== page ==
Meet our MA Student: Sukhwinder Gill

Interested in pursuing an MA or PhD in Asian Studies? In this interview series, we ask our graduate students about their research, their experience in our program and their future academic and professional goals. This interview features MA student Sukhwinder Gill . Sukhwinder’s research focuses on Punjabi Studies. 

Tell us a little about yourself, your background, and how you became interested in the Punjabi Studies Program?

I’m Sukhwinder Singh Gill and I was born and raised in the Lower Mainland. Fortunately I grew up reading, writing and speaking Punjabi. Though my Punjabi was limited to reading and understanding Gurbani for many years, I was still able to speak it fluently. After starting university I decided to take a Punjabi course as an elective. I did not envision myself pursing a degree so heavily based around Punjab but after taking a couple of Punjabi courses, I knew that this is where my passion laid.

What has been the most memorable or impactful moment of your undergraduate/graduate experience in Punjabi Studies?

In the last year of my undergraduate degree I took Punjabi 401 (Devotional Literature in Punjabi) with Dr. Anne Murphy and It was and still is the most impactful course I have taken. I never did truly understand the English translations I would often read at the Gurdwara sahib- they were an afterthought. However, after having taken this course with Dr. Murphy, I was exposed a whole different way of understanding Gurbani and it was a beautiful realization because it enriched my experience.

Could you explain why Punjabi Studies at UBC is important? What can you tell students who are considering taking Punjabi, Asian Studies, or Punjabi-related courses?

Punjabi Studies at UBC is one of the if not the best Punjabi program in North America. The program is important because it allows for students to delve deeper into the Punjabi language and literature. If a student is on the fence about taking, Punjabi, Asian Studies or Punjabi-related courses I would highly encourage them to take them because of the impact they can have on one’s life. I began to see Punjabi as something much more than a language that was only spoken at home.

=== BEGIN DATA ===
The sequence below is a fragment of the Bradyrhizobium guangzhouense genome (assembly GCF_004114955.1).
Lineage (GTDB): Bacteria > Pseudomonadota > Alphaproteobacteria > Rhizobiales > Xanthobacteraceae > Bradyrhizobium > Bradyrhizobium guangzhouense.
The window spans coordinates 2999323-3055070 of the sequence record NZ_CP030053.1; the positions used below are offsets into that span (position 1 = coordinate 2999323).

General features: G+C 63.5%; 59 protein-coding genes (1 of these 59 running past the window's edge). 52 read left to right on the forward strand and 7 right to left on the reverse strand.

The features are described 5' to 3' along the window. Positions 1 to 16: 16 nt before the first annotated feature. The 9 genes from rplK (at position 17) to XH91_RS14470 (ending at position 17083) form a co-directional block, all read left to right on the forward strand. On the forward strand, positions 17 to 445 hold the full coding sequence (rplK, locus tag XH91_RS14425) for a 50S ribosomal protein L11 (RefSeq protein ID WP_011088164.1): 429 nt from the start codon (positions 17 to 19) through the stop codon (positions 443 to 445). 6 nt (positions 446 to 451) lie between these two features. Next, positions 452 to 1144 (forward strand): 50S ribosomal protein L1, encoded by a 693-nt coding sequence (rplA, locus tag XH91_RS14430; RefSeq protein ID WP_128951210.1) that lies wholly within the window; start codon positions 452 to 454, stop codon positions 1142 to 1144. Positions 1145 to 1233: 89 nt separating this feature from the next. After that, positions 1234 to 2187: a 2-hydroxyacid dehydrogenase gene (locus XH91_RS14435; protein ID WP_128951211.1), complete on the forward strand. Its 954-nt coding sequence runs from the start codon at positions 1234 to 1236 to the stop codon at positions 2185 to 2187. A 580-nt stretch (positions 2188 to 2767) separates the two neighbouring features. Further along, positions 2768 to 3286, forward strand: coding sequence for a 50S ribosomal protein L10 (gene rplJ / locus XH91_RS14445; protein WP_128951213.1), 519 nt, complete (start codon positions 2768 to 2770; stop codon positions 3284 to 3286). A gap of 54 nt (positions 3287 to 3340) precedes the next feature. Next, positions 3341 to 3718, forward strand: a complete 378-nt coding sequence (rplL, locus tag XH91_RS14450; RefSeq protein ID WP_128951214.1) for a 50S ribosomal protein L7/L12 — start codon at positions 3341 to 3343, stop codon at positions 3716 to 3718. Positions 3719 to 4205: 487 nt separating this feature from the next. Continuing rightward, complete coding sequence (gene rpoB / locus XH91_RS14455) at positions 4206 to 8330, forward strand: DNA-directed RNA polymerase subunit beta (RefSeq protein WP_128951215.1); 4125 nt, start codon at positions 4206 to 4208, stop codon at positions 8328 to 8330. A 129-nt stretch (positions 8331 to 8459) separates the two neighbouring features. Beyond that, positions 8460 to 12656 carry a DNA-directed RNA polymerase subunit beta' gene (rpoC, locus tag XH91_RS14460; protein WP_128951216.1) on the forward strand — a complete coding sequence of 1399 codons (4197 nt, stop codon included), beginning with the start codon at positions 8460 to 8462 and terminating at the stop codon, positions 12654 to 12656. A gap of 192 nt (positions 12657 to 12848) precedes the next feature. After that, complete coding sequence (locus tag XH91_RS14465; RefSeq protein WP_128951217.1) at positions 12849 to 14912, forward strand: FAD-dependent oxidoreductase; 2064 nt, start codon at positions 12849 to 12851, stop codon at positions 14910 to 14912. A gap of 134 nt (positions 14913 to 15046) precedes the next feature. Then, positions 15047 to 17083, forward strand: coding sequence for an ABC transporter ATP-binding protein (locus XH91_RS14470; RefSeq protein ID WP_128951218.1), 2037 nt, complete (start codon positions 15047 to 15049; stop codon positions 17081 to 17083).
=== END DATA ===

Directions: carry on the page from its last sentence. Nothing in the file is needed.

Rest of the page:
What are your current academic or career goals upon completing your program? How do you think UBC Punjabi Studies is helping you achieve these goals (or has helped you accomplish your goals)?

I am hoping to complete my Ph.D after my Masters in Asian Studies and the Punjabi Studies program is helping me achieve this goal by giving me the necessary tools to work through my thesis.

Could you explain to a non-expert what you are researching and why it is important?

I am researching Bhai Gurdas Dia Varran. The project is a response to a book that was published recently about the Varran and what they mean to the Sikh Panth. Moreover, the project also looks at how the Varran have been received in the panth. It is important to explore this topic because they lays close to the hearts of the Sikhs and because the Varran have been called the key to the treasure chest (The main scripture of the Sikhs, Sri Guru Granth Sahib Ji). If this title holds true, then the Varran serve a far greater purpose than simply being poetry.

Why did you chose Punjabi Studies at UBC? Was there an aspect of the program or location that was attractive to you compared to other programs in Canada or internationally?

I chose the Punjabi Studies program at UBC because it is close to home and is one of the best programs in North America.